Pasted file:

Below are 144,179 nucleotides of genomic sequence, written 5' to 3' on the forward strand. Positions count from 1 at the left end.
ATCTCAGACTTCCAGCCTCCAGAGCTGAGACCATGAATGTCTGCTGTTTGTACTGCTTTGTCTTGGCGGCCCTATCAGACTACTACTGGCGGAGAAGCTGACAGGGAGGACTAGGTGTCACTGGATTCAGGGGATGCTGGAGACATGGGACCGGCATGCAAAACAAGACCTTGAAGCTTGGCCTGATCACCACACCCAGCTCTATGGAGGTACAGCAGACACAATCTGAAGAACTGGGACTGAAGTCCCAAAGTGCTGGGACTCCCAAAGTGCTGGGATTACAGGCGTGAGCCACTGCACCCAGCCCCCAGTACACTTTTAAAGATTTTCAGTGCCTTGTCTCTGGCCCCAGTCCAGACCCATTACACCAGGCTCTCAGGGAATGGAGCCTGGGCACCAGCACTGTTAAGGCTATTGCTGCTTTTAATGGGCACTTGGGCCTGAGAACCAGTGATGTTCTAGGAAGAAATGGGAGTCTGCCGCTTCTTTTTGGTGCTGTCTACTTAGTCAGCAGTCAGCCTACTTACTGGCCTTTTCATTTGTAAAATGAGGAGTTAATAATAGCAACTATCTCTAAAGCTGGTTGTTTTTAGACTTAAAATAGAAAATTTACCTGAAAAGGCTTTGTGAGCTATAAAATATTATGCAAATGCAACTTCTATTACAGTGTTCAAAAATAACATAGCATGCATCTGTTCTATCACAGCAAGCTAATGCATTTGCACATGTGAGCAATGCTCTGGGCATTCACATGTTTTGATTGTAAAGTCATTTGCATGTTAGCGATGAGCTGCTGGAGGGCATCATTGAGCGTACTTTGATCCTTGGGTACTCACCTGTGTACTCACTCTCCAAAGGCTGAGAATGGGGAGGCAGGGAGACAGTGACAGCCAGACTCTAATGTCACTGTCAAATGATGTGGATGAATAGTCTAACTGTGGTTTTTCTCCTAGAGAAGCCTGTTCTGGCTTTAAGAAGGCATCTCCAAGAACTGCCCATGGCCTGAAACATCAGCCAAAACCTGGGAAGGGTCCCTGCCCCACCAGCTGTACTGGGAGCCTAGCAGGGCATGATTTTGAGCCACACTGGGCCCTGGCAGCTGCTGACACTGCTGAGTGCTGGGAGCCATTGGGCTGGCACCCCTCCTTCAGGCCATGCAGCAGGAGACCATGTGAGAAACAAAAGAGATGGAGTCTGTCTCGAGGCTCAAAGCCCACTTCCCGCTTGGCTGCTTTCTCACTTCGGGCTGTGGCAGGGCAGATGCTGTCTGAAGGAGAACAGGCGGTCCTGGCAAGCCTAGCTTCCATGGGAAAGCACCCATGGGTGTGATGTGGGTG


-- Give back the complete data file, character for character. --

Below are 144,179 nucleotides of genomic sequence, written 5' to 3' on the forward strand. Positions count from 1 at the left end.
ATCTCAGACTTCCAGCCTCCAGAGCTGAGACCATGAATGTCTGCTGTTTGTACTGCTTTGTCTTGGCGGCCCTATCAGACTACTACTGGCGGAGAAGCTGACAGGGAGGACTAGGTGTCACTGGATTCAGGGGATGCTGGAGACATGGGACCGGCATGCAAAACAAGACCTTGAAGCTTGGCCTGATCACCACACCCAGCTCTATGGAGGTACAGCAGACACAATCTGAAGAACTGGGACTGAAGTCCCAAAGTGCTGGGACTCCCAAAGTGCTGGGATTACAGGCGTGAGCCACTGCACCCAGCCCCCAGTACACTTTTAAAGATTTTCAGTGCCTTGTCTCTGGCCCCAGTCCAGACCCATTACACCAGGCTCTCAGGGAATGGAGCCTGGGCACCAGCACTGTTAAGGCTATTGCTGCTTTTAATGGGCACTTGGGCCTGAGAACCAGTGATGTTCTAGGAAGAAATGGGAGTCTGCCGCTTCTTTTTGGTGCTGTCTACTTAGTCAGCAGTCAGCCTACTTACTGGCCTTTTCATTTGTAAAATGAGGAGTTAATAATAGCAACTATCTCTAAAGCTGGTTGTTTTTAGACTTAAAATAGAAAATTTACCTGAAAAGGCTTTGTGAGCTATAAAATATTATGCAAATGCAACTTCTATTACAGTGTTCAAAAATAACATAGCATGCATCTGTTCTATCACAGCAAGCTAATGCATTTGCACATGTGAGCAATGCTCTGGGCATTCACATGTTTTGATTGTAAAGTCATTTGCATGTTAGCGATGAGCTGCTGGAGGGCATCATTGAGCGTACTTTGATCCTTGGGTACTCACCTGTGTACTCACTCTCCAAAGGCTGAGAATGGGGAGGCAGGGAGACAGTGACAGCCAGACTCTAATGTCACTGTCAAATGATGTGGATGAATAGTCTAACTGTGGTTTTTCTCCTAGAGAAGCCTGTTCTGGCTTTAAGAAGGCATCTCCAAGAACTGCCCATGGCCTGAAACATCAGCCAAAACCTGGGAAGGGTCCCTGCCCCACCAGCTGTACTGGGAGCCTAGCAGGGCATGATTTTGAGCCACACTGGGCCCTGGCAGCTGCTGACACTGCTGAGTGCTGGGAGCCATTGGGCTGGCACCCCTCCTTCAGGCCATGCAGCAGGAGACCATGTGAGAAACAAAAGAGATGGAGTCTGTCTCGAGGCTCAAAGCCCACTTCCCGCTTGGCTGCTTTCTCACTTCGGGCTGTGGCAGGGCAGATGCTGTCTGAAGGAGAACAGGCGGTCCTGGCAAGCCTAGCTTCCATGGGAAAGCACCCATGGGTGTGATGTGGGTG